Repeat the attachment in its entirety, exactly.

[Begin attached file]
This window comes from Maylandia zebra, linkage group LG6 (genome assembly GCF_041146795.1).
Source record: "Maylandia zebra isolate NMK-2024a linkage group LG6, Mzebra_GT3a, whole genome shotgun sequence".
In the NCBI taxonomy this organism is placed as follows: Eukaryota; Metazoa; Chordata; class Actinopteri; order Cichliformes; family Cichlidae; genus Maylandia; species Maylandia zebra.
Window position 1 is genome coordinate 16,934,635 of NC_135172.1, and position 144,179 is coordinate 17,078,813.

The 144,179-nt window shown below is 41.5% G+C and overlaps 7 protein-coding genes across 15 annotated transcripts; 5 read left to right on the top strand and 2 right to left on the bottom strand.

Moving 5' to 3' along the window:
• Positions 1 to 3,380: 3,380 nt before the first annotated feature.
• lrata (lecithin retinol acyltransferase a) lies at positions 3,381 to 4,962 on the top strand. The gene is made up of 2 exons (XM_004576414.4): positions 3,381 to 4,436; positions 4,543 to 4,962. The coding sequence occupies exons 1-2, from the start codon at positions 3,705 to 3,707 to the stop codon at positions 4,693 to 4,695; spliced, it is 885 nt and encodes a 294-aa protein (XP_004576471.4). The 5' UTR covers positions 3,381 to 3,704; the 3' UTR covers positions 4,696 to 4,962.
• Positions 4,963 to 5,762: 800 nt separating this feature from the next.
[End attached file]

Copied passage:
This window comes from Maylandia zebra, linkage group LG6 (genome assembly GCF_041146795.1).
Source record: "Maylandia zebra isolate NMK-2024a linkage group LG6, Mzebra_GT3a, whole genome shotgun sequence".
In the NCBI taxonomy this organism is placed as follows: Eukaryota; Metazoa; Chordata; class Actinopteri; order Cichliformes; family Cichlidae; genus Maylandia; species Maylandia zebra.
Window position 1 is genome coordinate 16,934,635 of NC_135172.1, and position 144,179 is coordinate 17,078,813.

The 144,179-nt window shown below is 41.5% G+C and overlaps 7 protein-coding genes across 15 annotated transcripts; 5 read left to right on the top strand and 2 right to left on the bottom strand.

Moving 5' to 3' along the window:
• Positions 1 to 3,380: 3,380 nt before the first annotated feature.
• lrata (lecithin retinol acyltransferase a) lies at positions 3,381 to 4,962 on the top strand. The gene is made up of 2 exons (XM_004576414.4): positions 3,381 to 4,436; positions 4,543 to 4,962. The coding sequence occupies exons 1-2, from the start codon at positions 3,705 to 3,707 to the stop codon at positions 4,693 to 4,695; spliced, it is 885 nt and encodes a 294-aa protein (XP_004576471.4). The 5' UTR covers positions 3,381 to 3,704; the 3' UTR covers positions 4,696 to 4,962.
• Positions 4,963 to 5,762: 800 nt separating this feature from the next.